April 2022: There was no forbearance crash.
The forbearance crash bros whiffed, not in a small way, but in the most prominent fashion ever recorded in history. Not only did the epic housing crash they called for not happen, home prices overheated in 2021 so much that the housing market became really unhealthy.
I warned about this on Bloomberg Financial in January of 2021. Over the years, a considerable portion of my economic work has revolved around housing credit. Having a dull housing debt market was the best thing for the U.S. housing market, and we should never ease lending standards to try to facilitate demand. Lending standards are already liberal enough, so we don’t need to go down that avenue.
Late cycle lending is always a risk in the lending industry. People who buy a home late in an expansion, with a low down payment purchase, into a falling marketplace risk a short sale or foreclosure. Outside of that risk, everything else is fine.
Again, what happened in housing from 2002 to 2008? We had a credit boom. Credit worsened from 2005 to 2008. Then, after all that, the job loss recession started. Our market is much different than that 2002-2008 period.
The cash flow of Americans is better than ever right now: They have had a fixed low debt cost over the years, refinanced multiple times and all as their wages have been rising.
So, the bulk of the housing stock of owners is in great shape. You don’t have to worry about a mass foreclosure coming from them.
Since mortgage debt is the most significant debt in America, household debt data looks great; these two charts were updated this week.
On top of all that credit payment data which looks great, the nested equity position looks fantastic.
From the great Len Kiefer, deputy chief economist from Freddie Mac:
If we see credit stress in the data, we will be able to talk about it. However, if it doesn’t happen until the next recession, late-cycle lending is really your only risk. And who knows, maybe the government will run an abridged version of forbearance from now on to make sure families’ lives aren’t destroyed.
Time will tell on that. However, late-cycle lending is always a risk for short sales and foreclosures. This would be forced selling, unlike the unhealthy forced bidding we have now in the current housing market. Again, first-world problems for sure.
As someone who wants to see home prices fall, I am keeping an eye on all this. However, if you’re waiting for home prices to get back to 2012 levels like the Housing Bubble Boys 2.0 have been saying since 2012, the following is what you would need:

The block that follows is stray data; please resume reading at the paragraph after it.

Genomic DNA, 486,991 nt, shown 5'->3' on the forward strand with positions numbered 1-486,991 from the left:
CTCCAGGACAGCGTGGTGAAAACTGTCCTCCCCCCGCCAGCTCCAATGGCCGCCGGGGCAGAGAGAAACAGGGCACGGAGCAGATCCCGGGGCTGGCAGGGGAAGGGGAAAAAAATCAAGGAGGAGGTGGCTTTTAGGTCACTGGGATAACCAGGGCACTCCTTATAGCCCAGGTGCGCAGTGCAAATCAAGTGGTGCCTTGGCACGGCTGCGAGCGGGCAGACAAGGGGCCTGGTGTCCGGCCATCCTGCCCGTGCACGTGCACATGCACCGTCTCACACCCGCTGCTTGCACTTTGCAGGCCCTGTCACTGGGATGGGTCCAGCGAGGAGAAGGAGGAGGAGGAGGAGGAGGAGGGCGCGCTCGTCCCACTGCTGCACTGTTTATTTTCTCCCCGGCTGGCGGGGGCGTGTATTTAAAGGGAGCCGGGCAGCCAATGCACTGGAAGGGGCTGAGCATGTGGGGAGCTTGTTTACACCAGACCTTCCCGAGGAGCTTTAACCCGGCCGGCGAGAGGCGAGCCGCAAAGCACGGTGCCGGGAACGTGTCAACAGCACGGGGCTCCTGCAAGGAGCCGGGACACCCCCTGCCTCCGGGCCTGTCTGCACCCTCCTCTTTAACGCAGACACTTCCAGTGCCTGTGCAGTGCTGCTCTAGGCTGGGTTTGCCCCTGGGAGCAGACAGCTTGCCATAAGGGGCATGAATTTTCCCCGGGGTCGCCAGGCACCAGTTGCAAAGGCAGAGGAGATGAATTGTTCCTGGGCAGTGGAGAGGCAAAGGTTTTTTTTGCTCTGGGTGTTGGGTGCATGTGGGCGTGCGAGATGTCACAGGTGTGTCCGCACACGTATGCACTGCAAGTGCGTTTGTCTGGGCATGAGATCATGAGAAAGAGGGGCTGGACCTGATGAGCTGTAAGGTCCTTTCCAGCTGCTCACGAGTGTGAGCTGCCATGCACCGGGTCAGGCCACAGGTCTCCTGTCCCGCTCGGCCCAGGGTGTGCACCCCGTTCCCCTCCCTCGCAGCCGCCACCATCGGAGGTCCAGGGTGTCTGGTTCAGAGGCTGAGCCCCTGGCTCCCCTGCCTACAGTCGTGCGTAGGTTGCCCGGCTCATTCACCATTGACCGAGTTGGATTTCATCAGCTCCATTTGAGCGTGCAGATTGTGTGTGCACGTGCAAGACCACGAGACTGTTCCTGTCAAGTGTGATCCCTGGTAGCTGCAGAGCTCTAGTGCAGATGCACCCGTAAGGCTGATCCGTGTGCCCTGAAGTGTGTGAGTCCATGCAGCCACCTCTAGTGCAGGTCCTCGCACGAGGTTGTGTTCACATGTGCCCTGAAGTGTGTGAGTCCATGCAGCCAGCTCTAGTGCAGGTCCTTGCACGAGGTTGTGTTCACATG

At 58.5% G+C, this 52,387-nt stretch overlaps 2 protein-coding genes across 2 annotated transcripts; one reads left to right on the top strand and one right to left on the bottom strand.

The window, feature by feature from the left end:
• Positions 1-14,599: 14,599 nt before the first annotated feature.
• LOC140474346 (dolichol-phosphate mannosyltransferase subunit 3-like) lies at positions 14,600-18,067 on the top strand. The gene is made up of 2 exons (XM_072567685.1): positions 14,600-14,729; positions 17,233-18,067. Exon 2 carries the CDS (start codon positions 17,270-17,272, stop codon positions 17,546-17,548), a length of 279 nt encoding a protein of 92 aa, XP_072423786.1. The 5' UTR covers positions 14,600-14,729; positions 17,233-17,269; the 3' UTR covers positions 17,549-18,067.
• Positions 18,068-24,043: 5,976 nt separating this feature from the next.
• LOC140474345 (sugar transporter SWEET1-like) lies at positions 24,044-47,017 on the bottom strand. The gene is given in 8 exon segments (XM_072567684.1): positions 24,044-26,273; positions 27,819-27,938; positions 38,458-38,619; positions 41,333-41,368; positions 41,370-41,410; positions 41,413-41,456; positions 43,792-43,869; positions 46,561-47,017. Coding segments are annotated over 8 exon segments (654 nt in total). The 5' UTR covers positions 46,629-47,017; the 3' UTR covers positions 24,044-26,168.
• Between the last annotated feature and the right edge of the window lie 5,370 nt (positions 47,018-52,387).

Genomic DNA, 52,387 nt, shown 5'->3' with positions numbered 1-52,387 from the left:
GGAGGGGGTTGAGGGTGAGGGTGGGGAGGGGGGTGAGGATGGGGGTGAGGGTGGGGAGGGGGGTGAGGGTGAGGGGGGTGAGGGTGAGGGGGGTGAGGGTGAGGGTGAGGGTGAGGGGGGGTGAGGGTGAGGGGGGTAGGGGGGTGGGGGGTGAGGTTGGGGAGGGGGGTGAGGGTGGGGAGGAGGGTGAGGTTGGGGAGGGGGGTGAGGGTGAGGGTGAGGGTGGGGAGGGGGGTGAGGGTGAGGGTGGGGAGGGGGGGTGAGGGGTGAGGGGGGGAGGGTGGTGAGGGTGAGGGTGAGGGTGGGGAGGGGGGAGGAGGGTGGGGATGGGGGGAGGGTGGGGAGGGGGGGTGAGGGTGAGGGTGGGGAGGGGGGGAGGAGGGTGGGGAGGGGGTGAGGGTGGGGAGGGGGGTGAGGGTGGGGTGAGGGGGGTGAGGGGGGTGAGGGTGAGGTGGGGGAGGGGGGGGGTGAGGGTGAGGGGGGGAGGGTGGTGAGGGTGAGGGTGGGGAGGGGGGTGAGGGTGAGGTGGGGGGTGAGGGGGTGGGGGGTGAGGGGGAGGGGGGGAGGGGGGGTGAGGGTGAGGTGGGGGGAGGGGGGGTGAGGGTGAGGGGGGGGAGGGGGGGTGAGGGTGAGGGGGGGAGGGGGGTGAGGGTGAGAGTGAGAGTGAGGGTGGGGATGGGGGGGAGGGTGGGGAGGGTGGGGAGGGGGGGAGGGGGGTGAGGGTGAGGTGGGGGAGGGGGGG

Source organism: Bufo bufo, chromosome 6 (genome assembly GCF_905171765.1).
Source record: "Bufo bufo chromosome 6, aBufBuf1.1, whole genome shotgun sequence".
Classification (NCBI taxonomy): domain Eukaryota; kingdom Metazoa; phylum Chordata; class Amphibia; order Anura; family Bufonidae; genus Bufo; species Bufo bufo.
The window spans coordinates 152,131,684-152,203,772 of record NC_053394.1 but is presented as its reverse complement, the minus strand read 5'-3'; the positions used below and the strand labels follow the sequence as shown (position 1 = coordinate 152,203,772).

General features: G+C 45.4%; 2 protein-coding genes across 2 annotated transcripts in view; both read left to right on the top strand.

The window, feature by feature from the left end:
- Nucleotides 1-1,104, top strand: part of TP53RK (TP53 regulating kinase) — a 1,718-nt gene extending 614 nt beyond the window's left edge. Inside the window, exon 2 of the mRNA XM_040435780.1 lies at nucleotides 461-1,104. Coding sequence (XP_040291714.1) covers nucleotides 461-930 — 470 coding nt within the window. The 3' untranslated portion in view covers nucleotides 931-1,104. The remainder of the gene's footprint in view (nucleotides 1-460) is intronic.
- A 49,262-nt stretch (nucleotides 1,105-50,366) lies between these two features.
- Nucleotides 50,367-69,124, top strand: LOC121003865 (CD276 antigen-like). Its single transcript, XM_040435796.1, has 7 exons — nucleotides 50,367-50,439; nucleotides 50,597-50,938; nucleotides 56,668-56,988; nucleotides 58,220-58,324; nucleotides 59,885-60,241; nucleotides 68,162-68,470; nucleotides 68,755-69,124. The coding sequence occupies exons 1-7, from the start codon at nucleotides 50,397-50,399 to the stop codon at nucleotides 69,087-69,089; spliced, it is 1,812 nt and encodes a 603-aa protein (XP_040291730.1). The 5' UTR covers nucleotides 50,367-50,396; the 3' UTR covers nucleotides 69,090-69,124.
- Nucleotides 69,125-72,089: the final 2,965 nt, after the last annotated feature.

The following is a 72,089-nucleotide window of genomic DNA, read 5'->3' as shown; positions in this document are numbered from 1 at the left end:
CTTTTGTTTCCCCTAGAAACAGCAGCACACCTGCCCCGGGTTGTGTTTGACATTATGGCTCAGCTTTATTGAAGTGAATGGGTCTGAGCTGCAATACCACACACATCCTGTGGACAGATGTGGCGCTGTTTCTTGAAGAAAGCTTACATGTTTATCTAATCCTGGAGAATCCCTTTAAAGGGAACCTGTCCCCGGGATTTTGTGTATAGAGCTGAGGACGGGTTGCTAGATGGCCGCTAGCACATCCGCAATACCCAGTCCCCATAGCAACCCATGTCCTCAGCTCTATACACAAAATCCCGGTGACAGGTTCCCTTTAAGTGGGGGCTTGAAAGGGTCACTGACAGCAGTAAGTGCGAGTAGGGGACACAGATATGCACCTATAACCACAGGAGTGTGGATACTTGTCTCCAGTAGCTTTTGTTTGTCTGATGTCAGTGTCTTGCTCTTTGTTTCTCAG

1. Inventory increases on a massive scale, over six months of housing supply with duration, and total inventory levels skyrocketing as we saw from 2006-2011.
As of right now, I am praying every day that inventory just gets back to 2019 levels
2. Demand to drop and drop fast, with no market bid for homes, allowing inventory to rise at a faster pace.
I haven’t seen too much difference in the year-to-date trend in purchase applications trends. After making some COVID-19 adjustments to this year’s data, which I believe ended in mid-February, I can come up with only a 2%-4% impact year over year so far from the start of the year.
For example, two weeks ago, purchase application data was up 1%, and this week it was down 3% week to week. The year-over-year data is down 9% this week, but remember, this data line has been negative since June of 2021 on a year-over-year basis.
Due to the rapid home-price growth in 2020-2022, I believe higher rates should cool down the housing market. Don’t forget the mortgage buyer is the most significant homebuyer out there; they matter the most. I believe some people who say that iBuyers and Wall Street investors are holding up the housing market don’t understand they’re making a super bullish thesis that housing can’t ever fade.
Higher rates have always created more days on the market and cooled down price growth; it should not be any different now working from some extreme home-price growth levels.
However, if you’re looking for home prices to crash, you need purchase application data to be down 20%-30% year over year for some time, with no recovery like we saw at the end of 2006 toward the bottom end trend between 2010-2012.
For housing to crash, you would also need rates to stay high, which means you don’t want the economy to go into recession and have bond yields head lower again. You would have to have housing to crash first, then have a job loss recession such as what we saw from 2006-2008. Good luck with that, by the way.
The sustainability of the housing market is critical, so home-price growth needs to cool down. Since I lost my five-year cumulative 23% home price growth model in two years, I hope the market takes a breather.
As I wrote in 2020:
These are dark times. But even in dark times, we are preternaturally prepared to see the light at the end of the tunnel. We learned in the human physiology class that the photoreceptors of the human eye could detect a single photon of light. While it may not be until nine or more photos hit the retina that we perceived light, we detect before we can perceive. Likewise, if we are diligent, we will be able to identify the return of hope and light coming back into the American economy before it is perceived by all those poor masked souls around us.